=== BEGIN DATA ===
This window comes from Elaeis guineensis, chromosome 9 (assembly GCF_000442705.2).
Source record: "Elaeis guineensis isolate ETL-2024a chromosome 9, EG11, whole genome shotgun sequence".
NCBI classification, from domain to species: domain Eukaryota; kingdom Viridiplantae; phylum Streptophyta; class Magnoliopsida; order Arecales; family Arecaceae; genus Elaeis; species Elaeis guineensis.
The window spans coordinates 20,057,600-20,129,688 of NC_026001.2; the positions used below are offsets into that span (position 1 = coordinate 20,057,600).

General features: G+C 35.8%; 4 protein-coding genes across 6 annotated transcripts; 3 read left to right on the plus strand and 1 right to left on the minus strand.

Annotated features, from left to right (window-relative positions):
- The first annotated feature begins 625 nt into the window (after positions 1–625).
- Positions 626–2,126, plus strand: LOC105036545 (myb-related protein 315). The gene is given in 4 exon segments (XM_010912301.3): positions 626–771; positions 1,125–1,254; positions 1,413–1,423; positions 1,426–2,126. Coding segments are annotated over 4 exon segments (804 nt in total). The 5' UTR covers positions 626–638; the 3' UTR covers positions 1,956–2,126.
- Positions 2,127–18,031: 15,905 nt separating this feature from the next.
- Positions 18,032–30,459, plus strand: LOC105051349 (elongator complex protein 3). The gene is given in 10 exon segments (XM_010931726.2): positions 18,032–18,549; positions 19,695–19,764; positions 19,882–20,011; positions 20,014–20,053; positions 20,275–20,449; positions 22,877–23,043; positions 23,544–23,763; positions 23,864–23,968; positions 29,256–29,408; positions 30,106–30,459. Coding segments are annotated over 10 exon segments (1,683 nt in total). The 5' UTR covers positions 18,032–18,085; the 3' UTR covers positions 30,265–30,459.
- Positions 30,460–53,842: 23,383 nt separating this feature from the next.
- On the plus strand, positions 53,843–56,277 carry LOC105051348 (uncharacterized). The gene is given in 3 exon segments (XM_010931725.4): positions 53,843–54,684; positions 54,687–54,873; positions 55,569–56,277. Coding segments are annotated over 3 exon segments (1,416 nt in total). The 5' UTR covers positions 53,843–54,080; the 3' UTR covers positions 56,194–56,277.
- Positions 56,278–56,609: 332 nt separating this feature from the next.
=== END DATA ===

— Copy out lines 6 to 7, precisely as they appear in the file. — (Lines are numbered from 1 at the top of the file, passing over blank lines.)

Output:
Annotated features, from left to right (window-relative positions):
- The first annotated feature begins 625 nt into the window (after positions 1–625).